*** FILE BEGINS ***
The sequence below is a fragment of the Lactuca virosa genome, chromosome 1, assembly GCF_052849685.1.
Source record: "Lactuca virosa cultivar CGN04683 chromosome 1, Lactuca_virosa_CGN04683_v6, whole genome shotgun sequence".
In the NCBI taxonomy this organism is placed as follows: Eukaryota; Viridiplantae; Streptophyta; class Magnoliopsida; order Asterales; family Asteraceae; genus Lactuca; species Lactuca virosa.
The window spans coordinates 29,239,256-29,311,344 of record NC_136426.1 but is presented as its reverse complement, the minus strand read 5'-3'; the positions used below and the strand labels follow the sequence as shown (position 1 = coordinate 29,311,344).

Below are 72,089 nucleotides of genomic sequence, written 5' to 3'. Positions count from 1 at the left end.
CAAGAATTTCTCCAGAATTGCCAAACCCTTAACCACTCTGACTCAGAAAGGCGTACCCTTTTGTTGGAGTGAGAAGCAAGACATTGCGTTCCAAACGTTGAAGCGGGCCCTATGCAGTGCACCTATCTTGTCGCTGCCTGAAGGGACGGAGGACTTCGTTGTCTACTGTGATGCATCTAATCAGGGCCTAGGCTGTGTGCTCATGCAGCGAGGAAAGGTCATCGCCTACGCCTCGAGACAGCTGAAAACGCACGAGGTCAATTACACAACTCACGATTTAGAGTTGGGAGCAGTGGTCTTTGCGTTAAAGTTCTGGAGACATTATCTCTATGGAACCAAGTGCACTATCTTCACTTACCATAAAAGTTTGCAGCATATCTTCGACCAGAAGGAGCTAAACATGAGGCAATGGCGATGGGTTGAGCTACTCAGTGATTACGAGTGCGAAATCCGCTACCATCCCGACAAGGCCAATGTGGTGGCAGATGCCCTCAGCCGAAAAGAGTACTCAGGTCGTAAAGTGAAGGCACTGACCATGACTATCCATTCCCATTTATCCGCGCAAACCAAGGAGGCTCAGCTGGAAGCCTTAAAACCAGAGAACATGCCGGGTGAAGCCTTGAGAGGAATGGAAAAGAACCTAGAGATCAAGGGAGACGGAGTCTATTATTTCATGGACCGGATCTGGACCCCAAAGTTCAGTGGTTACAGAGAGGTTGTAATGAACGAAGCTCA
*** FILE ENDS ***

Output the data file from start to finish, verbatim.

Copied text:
The sequence below is a fragment of the Lactuca virosa genome, chromosome 1, assembly GCF_052849685.1.
Source record: "Lactuca virosa cultivar CGN04683 chromosome 1, Lactuca_virosa_CGN04683_v6, whole genome shotgun sequence".
In the NCBI taxonomy this organism is placed as follows: Eukaryota; Viridiplantae; Streptophyta; class Magnoliopsida; order Asterales; family Asteraceae; genus Lactuca; species Lactuca virosa.
The window spans coordinates 29,239,256-29,311,344 of record NC_136426.1 but is presented as its reverse complement, the minus strand read 5'-3'; the positions used below and the strand labels follow the sequence as shown (position 1 = coordinate 29,311,344).

Below are 72,089 nucleotides of genomic sequence, written 5' to 3'. Positions count from 1 at the left end.
CAAGAATTTCTCCAGAATTGCCAAACCCTTAACCACTCTGACTCAGAAAGGCGTACCCTTTTGTTGGAGTGAGAAGCAAGACATTGCGTTCCAAACGTTGAAGCGGGCCCTATGCAGTGCACCTATCTTGTCGCTGCCTGAAGGGACGGAGGACTTCGTTGTCTACTGTGATGCATCTAATCAGGGCCTAGGCTGTGTGCTCATGCAGCGAGGAAAGGTCATCGCCTACGCCTCGAGACAGCTGAAAACGCACGAGGTCAATTACACAACTCACGATTTAGAGTTGGGAGCAGTGGTCTTTGCGTTAAAGTTCTGGAGACATTATCTCTATGGAACCAAGTGCACTATCTTCACTTACCATAAAAGTTTGCAGCATATCTTCGACCAGAAGGAGCTAAACATGAGGCAATGGCGATGGGTTGAGCTACTCAGTGATTACGAGTGCGAAATCCGCTACCATCCCGACAAGGCCAATGTGGTGGCAGATGCCCTCAGCCGAAAAGAGTACTCAGGTCGTAAAGTGAAGGCACTGACCATGACTATCCATTCCCATTTATCCGCGCAAACCAAGGAGGCTCAGCTGGAAGCCTTAAAACCAGAGAACATGCCGGGTGAAGCCTTGAGAGGAATGGAAAAGAACCTAGAGATCAAGGGAGACGGAGTCTATTATTTCATGGACCGGATCTGGACCCCAAAGTTCAGTGGTTACAGAGAGGTTGTAATGAACGAAGCTCA